A purpose-driven performance metric for asset management?
Asset owners can help improve their managers’ performance by pushing firms to increase their “internalised purpose”, according to research.
The Center for Applied Research (CAR), a think tank linked to State Street, and the CFA Institute claimed this was “a hidden variable of performance”, and named it ‘phi’.
The research report referred to phi as capturing “the motivational forces of purpose, habits, and incentives that govern our behaviours and actions”, adding that it was “distinctly different from the short-term outperformance motivation or asset-gathering focus of our industry”.
The organisations behind the research claimed that phi had a “statistically significant and positive link to broad performance measures that can sustain industry and drive long-term client satisfaction”.
They argued that a one point increase in phi is associated with 28% greater chance of “excellent organisational performance”, 55% greater odds of “excellent” client satisfaction and 57% greater odds of “excellent” employee engagement.
A statement about the research said: “Performance was broadly defined, not limited solely to investment performance, which allowed for a relative assessment of firms across firm types and investment strategies, though given the economics of the industry we expect investment performance to be a meaningful driver of organisational performance.”
Suzanne Duncan, senior vice president, global head of research at State Street Center for Applied Research, told IPE that secondary research and empirical data collection suggested that organisations with excellent long-term organisational performance also deliver higher investment returns – whether they were asset owners or providers.
“The reason ‘phi’ works,” she added, “is because why we do something influences how well we do something, and it’s the ‘why’ piece that’s missing for many of the investment professionals in the industry.”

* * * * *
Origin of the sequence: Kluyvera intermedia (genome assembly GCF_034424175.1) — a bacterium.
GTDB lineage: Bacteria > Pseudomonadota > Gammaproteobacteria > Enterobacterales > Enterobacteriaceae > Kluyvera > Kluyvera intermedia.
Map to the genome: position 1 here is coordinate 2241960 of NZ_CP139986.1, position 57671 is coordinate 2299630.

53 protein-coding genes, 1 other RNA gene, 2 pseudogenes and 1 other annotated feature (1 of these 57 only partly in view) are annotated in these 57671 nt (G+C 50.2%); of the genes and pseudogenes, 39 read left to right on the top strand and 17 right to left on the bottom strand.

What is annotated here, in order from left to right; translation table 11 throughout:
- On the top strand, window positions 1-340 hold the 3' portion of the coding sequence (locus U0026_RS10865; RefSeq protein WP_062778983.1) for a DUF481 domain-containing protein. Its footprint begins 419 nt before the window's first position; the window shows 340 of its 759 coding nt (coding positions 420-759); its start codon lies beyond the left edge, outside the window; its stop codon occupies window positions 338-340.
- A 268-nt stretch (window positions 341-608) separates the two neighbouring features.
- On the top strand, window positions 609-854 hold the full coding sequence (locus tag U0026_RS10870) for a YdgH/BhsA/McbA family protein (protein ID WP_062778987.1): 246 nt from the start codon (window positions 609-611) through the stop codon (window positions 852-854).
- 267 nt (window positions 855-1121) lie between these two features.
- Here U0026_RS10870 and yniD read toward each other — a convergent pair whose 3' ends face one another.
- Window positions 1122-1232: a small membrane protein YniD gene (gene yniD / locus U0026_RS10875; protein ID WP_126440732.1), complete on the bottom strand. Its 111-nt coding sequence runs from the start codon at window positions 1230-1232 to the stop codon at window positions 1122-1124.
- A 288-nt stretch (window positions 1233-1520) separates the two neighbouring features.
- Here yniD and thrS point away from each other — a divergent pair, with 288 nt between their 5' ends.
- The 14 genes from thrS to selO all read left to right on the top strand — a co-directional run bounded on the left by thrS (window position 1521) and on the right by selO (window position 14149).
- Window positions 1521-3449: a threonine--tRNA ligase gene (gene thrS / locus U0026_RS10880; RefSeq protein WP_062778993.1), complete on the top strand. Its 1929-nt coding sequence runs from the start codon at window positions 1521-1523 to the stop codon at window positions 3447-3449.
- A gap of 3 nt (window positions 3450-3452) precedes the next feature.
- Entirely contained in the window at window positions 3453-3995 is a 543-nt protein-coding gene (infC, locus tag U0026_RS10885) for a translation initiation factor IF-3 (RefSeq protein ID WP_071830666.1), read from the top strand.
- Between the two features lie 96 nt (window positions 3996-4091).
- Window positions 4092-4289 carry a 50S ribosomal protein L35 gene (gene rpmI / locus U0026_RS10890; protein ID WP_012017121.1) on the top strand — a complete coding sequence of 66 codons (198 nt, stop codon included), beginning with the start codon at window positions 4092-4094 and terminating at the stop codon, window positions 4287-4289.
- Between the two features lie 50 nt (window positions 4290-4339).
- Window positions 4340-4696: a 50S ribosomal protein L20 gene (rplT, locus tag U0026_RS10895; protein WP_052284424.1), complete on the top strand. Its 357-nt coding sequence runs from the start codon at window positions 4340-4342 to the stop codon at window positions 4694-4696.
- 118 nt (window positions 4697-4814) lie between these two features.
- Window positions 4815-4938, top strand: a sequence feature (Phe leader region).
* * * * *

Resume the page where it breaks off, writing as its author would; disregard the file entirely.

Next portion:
The research was based on a survey of just under 7,000 investors, investment providers, government officials, and regulators in 20 countries, including 727 financial professionals in the Europe, Middle East, and Africa (EMEA) region.
Survey respondents were asked to evaluate their organisation on a scale of one to five on 10-year organisational performance, client satisfaction, and employee engagement.
The research was originally published last autumn, but is now being disseminated with a focus on the EMEA region, which Duncan said scores lower than the global average on “phi”.
According to one statistic, only 15% of investment professionals in the region remain in the industry to help clients reach their goals, and 6% to contribute to economic growth.
Duncan said the statistics were “pretty alarming”.
Rebecca Fender, head of the Future of Finance initiative at CFA Institute, said that although there was a strong passion for the markets in the investment industry, connecting that with a purpose serving the end client is what distinguishes a “great” investment firm from merely a good one.
Asset owners’ ‘phi’ appetite
Duncan said asset owners can develop ‘phi’ more easily than other investment institutions, as they are typically closer to the end investor. Investment managers experience more disintermediation through the involvement of consultants or advisers, she said.
According to Duncan, asset owners could instil or cultivate ‘phi’ by ensuring they have a clear vision and purpose, and taking the time to articulate this and associated values and beliefs to employees. This could also lead to less behavioural bias and, ultimately, higher performance, she argued.
Fender added: “Culture is the new competitive advantage for the industry and there’s a huge opportunity for asset owners to exert influence to increase ‘phi’.
“We’ve seen how asset owners have worked to make changes in the industry and we at CFA Institute expect to see more of that going forward. Asset owners will demand that asset managers have improved culture and that it’s more client-centric, and phi is the formula for that.”
The report, “Discovering Phi: Motivation as the Hidden Variable of Performance”, can be found here.